Hatha Yoga and Patanjali

This unscheduled article has been induced by my short post on Facebook. A couple of days ago my sight was caught by an ad of “Hatha Yoga after Patanjali” event in Kharkov, and I could not but turn the yoga community attention to incorrectness of this word combination. They started speaking about Hatha-yoga in the… Continue reading Hatha Yoga and Patanjali

The Legend of Lost Sutra

In the course of gearing up for my big lecture on Yoga Sutra I had come across a dramatic story that even Wikipedia mentions in its entry. I’ve called it “The Legend of Lost Sutra”. If briefly, the legend tells that Yoga Sutra, a sacred text known in India from ancient times, practically sank into… Continue reading The Legend of Lost Sutra

Yoga and Gnosis

The succeeding lines of Yoga Sutras (namely, all remaining lines of the section) are dedicated to cognition. So I shall lay down a few considerations to make the reader mentally prepared. Most of Western people erroneously take yoga as a system of physical exercises. A kind of gymnastics. However, hatha-yoga is just a small element… Continue reading Yoga and Gnosis

Mind Wholeness, Absent-Mindedness and Torpid Mind. Mistakes in Meditation

Summing up the block of seven lines that Patanjali dedicated to exercising the state of mind wholeness (chitta-prasadanam), I shall try to explain why this subject has been essentially significant. One can by intuition guess that mind non-wholeness (chitta-vikshepa) correlates with vritti. And indeed, this opinion was shared by all commentators of Yoga Sutras We… Continue reading Mind Wholeness, Absent-Mindedness and Torpid Mind. Mistakes in Meditation

Difference Between Ancient And Modern Commentaries

Thorough analysis of primary sources assumes concurrent study of authentic commentarial works. Thus in the process of writing my commentary to every new sutra I usually thumb through primary classical commentaries that I here enlist. Some of them have turned into “favorites”, that is, must-reads: Vyasa, Mishra, Sankara, Bhoja, Sadashivendra. Aged 1000 years and even… Continue reading Difference Between Ancient And Modern Commentaries

Why Read Ancient Texts?

They have once again asked me: why in general read ancient texts, the more so commentaries on them? Why a person like me, a modern yogi who is rather future-focused than past-minded, the one who objects to traditionalism in all its manifestations and gives skeptical smile to talks on “paramparas” and consecrations, decided to spend… Continue reading Why Read Ancient Texts?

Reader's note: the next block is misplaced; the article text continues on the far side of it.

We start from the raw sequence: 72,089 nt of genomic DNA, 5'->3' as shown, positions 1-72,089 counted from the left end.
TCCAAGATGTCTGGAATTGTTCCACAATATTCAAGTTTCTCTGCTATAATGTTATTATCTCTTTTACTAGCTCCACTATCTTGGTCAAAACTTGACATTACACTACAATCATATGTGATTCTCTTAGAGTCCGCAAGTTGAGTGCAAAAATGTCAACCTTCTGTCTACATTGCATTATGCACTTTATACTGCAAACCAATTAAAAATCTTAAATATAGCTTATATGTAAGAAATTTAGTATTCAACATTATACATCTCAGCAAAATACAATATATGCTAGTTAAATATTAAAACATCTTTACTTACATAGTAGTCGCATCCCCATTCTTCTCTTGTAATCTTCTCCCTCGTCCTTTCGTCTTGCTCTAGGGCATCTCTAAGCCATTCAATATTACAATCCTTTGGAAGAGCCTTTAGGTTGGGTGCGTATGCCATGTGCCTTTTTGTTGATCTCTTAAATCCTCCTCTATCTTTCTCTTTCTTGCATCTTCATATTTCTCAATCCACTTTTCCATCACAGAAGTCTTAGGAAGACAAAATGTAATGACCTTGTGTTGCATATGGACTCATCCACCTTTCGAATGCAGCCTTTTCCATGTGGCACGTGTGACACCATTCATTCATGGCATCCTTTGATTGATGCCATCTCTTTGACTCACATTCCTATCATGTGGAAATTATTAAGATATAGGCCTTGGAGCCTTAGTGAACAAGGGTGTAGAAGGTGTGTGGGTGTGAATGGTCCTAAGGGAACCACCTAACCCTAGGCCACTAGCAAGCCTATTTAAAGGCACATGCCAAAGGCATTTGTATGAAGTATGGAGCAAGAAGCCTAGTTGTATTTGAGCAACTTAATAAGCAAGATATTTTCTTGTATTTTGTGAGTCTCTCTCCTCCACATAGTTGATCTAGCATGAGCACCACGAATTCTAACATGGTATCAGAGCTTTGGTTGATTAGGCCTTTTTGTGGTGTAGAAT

Sutra 1.40. Another Post About Miracles

Many people are looking for kitschy miracles but turn their blind eye to the major one The sutra 1.40 been quoted out of context gave rise to numerous twisted fantasies that I intend to dispel. This sutra completes the passage on scattered mind (chitta vikshepa) restoration and stabilization methods, and reads as follows परमाणु परममहत्त्वान्तोऽस्य… Continue reading Sutra 1.40. Another Post About Miracles

Sutra 1.38. Yoga and Interpretation of Dreams

In his developing the subject of chitta stabilization techniques Patanjali offers another group of methods, namely – the mechanisms of dreams interpretation. The corresponding sutra is very short and almost completely ignored by modern commentators, whereas classical scholiasts did not pay much attention to it as well. However puzzling it out is possible. Now, the… Continue reading Sutra 1.38. Yoga and Interpretation of Dreams

Sutra 1.36. Methods of Chitta stabilization. Part 5. Grand Thoughts and Reflections on abstract notions as a part of yoga

The next sutra can be well understood in the context of the previous ones, and it complements the earlier sutra 1.35 in terms of logic. Let me remind that the latter stated that the activity filled with an object, a target, facilitates retaining of personal wholeness. Or, to be more specific, it prevents chitta from… Continue reading Sutra 1.36. Methods of Chitta stabilization. Part 5. Grand Thoughts and Reflections on abstract notions as a part of yoga